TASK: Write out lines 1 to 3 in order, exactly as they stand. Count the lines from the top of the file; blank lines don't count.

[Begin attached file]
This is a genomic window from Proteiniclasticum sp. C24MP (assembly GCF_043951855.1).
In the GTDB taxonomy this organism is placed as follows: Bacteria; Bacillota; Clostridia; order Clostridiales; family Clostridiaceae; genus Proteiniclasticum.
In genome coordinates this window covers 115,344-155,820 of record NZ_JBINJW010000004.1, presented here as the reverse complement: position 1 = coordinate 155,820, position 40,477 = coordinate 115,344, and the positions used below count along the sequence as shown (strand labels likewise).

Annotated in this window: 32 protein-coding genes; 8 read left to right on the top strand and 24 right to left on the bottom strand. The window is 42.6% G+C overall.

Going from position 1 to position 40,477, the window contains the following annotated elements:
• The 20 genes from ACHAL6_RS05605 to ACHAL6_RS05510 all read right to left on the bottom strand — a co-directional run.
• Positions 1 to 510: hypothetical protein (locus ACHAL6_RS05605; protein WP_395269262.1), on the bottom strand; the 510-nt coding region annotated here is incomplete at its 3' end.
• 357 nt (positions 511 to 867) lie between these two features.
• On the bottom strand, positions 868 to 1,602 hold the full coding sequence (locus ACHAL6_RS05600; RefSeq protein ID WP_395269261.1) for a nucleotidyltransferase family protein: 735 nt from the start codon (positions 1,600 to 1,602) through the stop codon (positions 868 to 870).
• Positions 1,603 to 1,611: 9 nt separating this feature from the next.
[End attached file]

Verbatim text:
This is a genomic window from Proteiniclasticum sp. C24MP (assembly GCF_043951855.1).
In the GTDB taxonomy this organism is placed as follows: Bacteria; Bacillota; Clostridia; order Clostridiales; family Clostridiaceae; genus Proteiniclasticum.
In genome coordinates this window covers 115,344-155,820 of record NZ_JBINJW010000004.1, presented here as the reverse complement: position 1 = coordinate 155,820, position 40,477 = coordinate 115,344, and the positions used below count along the sequence as shown (strand labels likewise).